- Associated Press - Saturday, December 9, 2017

CLINTWOOD, Va. (AP) - Thirteen years have passed since a group including then-Gov. Mark Warner and bluegrass icon Ralph Stanley gathered in Clintwood to celebrate the beginning of The Crooked Road, a collection of U.S. and state highways in Southwest Virginia.

It was May 2004, and they stood in front of the Ralph Stanley Museum, which wasn’t even finished. Beyond them, the road would wind in its crooked way for 250 miles between Clintwood and Ferrum. It linked what officials called its “major venues” - including the Birthplace of Country Music Museum in Bristol, the Carter Family Fold in Hiltons, the Old Fiddlers Convention in Galax, the Floyd Country Store in Floyd and the Blue Ridge Institute and Museum in Ferrum.

At the time, Dickenson County Del. Clarence “Bud” Phillips said he wanted to draw tourists and their dollars to Southwest Virginia. Warner said the road could be the “defining hook” that lures people for weeklong stays at multiple destinations.

Since then, The Crooked Road has grown to 330 miles and added dozens of affiliated venues, festivals and wayside exhibits in 19 counties, four cities and more than 50 towns. Warner, after serving his term, became a senator. Phillips retired from the legislature and became a judge. Stanley - whose haunting voice was part of the “O Brother, Where Art Thou?” movie soundtrack that reignited international interest in the old mountain music - died in June 2016. The path they championed continues serving its purpose.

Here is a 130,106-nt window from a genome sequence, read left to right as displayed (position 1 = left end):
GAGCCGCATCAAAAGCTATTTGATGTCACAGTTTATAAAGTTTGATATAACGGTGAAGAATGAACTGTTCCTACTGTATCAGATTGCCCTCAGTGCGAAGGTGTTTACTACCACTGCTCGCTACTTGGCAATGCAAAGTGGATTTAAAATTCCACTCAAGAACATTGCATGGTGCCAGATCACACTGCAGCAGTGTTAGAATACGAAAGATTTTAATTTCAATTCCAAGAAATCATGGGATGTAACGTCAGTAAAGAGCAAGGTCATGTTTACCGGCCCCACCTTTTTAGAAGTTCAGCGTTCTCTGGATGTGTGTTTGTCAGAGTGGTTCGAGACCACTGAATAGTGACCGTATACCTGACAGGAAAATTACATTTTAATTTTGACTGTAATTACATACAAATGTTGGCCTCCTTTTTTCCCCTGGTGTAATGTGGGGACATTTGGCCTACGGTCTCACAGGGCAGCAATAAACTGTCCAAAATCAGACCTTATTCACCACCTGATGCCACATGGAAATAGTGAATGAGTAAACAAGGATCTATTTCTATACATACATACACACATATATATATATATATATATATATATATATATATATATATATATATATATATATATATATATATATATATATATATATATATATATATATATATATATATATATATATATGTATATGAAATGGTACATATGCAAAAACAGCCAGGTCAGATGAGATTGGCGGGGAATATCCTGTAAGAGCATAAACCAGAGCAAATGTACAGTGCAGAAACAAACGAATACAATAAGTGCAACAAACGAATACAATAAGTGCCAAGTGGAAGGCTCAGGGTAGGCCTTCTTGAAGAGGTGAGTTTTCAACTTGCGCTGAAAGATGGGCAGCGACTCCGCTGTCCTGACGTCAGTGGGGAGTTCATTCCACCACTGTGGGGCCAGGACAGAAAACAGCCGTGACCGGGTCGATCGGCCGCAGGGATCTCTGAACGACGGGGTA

Jack Hinshelwood, The Crooked Road’s executive director, credited the late folklorist Joe Wilson and community developer Todd Christensen with growing the idea.

“Their goal was to be, within three years, a nationally recognized heritage music driving trail destination, and the reality was (that) within about 18 months they were getting international press,” Hinshelwood said. “So there is something about it that captures people’s imaginations, and here we are in the second decade of it and it still has the power to generate interest.

“So that to me is proof that there is something very real, something very authentic there because there is no amount of clever marketing that could sustain interest for that period of time.”

A 2016 report from the Virginia Tech Office of Economic Development analyzed interviews and surveys to determine that people spend $6.4 million annually in Southwest Virginia due to The Crooked Road. That sum is responsible for about 108 full-time jobs, either created or sustained each year, with $2 million in wages. That money, circulated in the region through business and employee spending, amplifies the financial impact to about $9.2 million and 131 non-Crooked Road jobs per year, according to the Virginia Tech report.

About 43 percent of visitors to the attractions come from outside Southwest Virginia. Most come from North Carolina, Tennessee and Florida, according to the report, but visitors from Canada, France, Australia and the United Kingdom make the trip, as well.

Day-trip visitors have spent between $42 and $54 per trip, with multiple-day visitors spending between $134 and $591 per trip, according to the report.